Deuteronomy 15:1 declares, “At the end of every seven years you shall grant a remission of debts.” Creditors were instructed to forgive the debt of a fellow Hebrew. Exodus 21 explains that one who has sold himself into slavery was to be released at the end of seven years.

After seven Sabbath years, the principle of debt forgiveness was extended. Every 50 years, called the Year of Jubilee, all land was returned to its original owner no matter how many times it had been bought and sold (Leviticus 25:8).

Laws laid down by the Bible concerning working conditions, wages, a sliding economic scale for sacrifices, equal justice for the rich, poor and the alien, plus much more.

Instructions given by God to the community did not lessen the responsibilities of individual members of society to care for the poor. Many of Israel’s prophets pleaded with rulers and citizens alike to care for the poor and needy.

Isaiah said, “Learn to do good. Seek justice. Reprove the ruthless. Defend the orphan. Plead for the widow” (Isaiah 1:17). Jeremiah 22:16 quotes God as saying, “He pled the cause of the afflicted and needy. Then it was well. Is not that what it means to know me?” Zechariah 7:10 adds, “Do not oppress the widow or the orphan, the stranger or the poor. And do not devise evil in your hearts against one another.”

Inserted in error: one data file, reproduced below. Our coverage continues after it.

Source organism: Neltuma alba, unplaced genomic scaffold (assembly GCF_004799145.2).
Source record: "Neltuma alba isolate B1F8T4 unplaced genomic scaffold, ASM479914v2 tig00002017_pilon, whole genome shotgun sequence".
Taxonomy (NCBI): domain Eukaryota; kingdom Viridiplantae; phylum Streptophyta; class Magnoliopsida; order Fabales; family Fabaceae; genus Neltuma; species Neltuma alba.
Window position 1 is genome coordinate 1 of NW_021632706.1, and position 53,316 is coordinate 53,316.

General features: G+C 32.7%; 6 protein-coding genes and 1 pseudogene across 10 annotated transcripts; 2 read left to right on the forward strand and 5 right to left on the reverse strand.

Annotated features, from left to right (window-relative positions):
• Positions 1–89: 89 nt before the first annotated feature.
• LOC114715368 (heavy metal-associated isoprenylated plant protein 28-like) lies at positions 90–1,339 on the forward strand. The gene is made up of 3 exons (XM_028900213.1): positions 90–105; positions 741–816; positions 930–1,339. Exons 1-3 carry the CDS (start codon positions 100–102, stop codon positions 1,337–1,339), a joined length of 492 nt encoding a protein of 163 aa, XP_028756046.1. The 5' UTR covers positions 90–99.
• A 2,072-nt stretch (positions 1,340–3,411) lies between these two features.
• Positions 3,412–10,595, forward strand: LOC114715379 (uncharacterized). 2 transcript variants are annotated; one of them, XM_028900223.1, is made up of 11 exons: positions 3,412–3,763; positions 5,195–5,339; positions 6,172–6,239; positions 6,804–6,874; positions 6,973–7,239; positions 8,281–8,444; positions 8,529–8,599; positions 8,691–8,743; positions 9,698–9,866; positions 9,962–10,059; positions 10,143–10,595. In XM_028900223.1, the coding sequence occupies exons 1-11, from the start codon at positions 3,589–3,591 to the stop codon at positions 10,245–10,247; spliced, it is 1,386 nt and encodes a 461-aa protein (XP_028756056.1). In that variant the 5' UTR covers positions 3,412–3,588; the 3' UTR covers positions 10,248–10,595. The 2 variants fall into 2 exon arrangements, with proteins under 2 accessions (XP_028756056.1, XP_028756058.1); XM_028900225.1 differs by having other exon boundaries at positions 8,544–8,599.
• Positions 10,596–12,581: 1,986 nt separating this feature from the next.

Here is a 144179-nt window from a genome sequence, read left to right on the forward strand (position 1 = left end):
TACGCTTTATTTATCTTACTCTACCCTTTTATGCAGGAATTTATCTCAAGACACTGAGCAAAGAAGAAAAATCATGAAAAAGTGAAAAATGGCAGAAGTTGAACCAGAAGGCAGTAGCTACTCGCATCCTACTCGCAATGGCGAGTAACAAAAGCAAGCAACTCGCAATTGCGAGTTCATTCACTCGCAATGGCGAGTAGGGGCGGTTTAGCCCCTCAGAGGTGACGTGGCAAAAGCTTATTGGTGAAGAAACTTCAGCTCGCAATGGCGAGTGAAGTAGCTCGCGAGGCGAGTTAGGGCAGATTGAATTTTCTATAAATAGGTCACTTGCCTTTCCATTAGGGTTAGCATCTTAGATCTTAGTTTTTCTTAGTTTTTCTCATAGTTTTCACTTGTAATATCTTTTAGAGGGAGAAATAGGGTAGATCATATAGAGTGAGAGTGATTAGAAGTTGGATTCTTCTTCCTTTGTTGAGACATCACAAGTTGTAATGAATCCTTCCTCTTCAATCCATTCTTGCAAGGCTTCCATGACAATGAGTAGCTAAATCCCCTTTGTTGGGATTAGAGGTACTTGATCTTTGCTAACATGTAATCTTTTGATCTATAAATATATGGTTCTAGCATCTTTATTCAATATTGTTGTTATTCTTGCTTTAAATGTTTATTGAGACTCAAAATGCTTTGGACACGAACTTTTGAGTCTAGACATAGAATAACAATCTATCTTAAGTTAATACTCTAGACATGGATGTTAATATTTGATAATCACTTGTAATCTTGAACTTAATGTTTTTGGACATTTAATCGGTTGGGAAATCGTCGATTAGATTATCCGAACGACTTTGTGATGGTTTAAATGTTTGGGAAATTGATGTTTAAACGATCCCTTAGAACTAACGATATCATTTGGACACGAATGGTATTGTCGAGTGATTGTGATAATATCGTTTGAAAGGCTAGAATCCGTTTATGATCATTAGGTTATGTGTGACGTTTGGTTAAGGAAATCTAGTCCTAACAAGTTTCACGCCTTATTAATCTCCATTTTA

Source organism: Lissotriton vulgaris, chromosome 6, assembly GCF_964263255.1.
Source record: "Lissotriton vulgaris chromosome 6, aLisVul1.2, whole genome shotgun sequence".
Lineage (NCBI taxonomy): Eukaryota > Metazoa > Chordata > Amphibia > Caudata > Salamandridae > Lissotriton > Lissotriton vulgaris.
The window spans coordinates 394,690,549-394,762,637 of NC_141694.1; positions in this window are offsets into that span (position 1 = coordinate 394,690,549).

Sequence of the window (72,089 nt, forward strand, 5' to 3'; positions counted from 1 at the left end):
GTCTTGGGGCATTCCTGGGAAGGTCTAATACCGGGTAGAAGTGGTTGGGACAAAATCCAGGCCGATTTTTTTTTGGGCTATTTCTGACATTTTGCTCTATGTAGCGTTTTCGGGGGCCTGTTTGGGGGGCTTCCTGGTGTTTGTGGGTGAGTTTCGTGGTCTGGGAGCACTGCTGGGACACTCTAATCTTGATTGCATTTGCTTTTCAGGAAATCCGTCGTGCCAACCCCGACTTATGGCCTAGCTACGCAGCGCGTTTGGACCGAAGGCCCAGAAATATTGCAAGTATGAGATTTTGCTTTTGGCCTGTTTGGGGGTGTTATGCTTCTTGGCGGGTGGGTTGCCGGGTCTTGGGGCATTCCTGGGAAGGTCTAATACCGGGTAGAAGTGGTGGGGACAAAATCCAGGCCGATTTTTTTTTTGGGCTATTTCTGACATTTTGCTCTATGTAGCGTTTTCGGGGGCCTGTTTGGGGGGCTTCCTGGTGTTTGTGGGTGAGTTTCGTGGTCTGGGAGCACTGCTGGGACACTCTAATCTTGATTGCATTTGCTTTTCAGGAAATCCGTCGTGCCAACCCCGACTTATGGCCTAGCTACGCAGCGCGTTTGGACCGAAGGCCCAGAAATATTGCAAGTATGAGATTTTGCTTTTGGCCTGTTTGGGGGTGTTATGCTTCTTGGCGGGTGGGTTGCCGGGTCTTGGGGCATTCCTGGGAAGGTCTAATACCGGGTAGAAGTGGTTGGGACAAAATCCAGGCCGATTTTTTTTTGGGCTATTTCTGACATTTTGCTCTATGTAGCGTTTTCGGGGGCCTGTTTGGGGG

In Jesus day all the Old Testament rules guiding the community’s care for the poor and needy were still in place. He spoke against none of them but emphasized the importance of individual action adding to what the community provided.

In Luke 10 Jesus held up the model of the Good Samaritan. In Luke 11:41 He commended “giving that which is within to charity.” Luke 12:32-33 shows Jesus urging His “little flock” to give to charity which He calls an “unfailing treasure in heaven.”

Perhaps it is because the Bible so clearly teaches that Christians are to care for the poor and needy that historians conclude that Christians were the first group to care about individuals beyond their family or tribe. Christians have always been at the forefront of ministries such as education, healthcare, hunger relief, prison reform, child labor and caring for the poor, the widow and the orphan.

Christians have sacrificed themselves in personal service, and Christians have sought to establish policies and practices that helped the community offer care and relief.

Recently a media outlet reported a poll indicating 80 percent of Americans opposed cutting Medicaid, 78 percent opposed cutting Social Security disability insurance and 66 percent opposed cutting food stamps.

Some say the results indicate the strong self-reliant spirit of America is failing.

Others point to the Bible and conclude the results show the church has helped people realize that care for the poor and needy is the responsibility of the community as well as of individuals.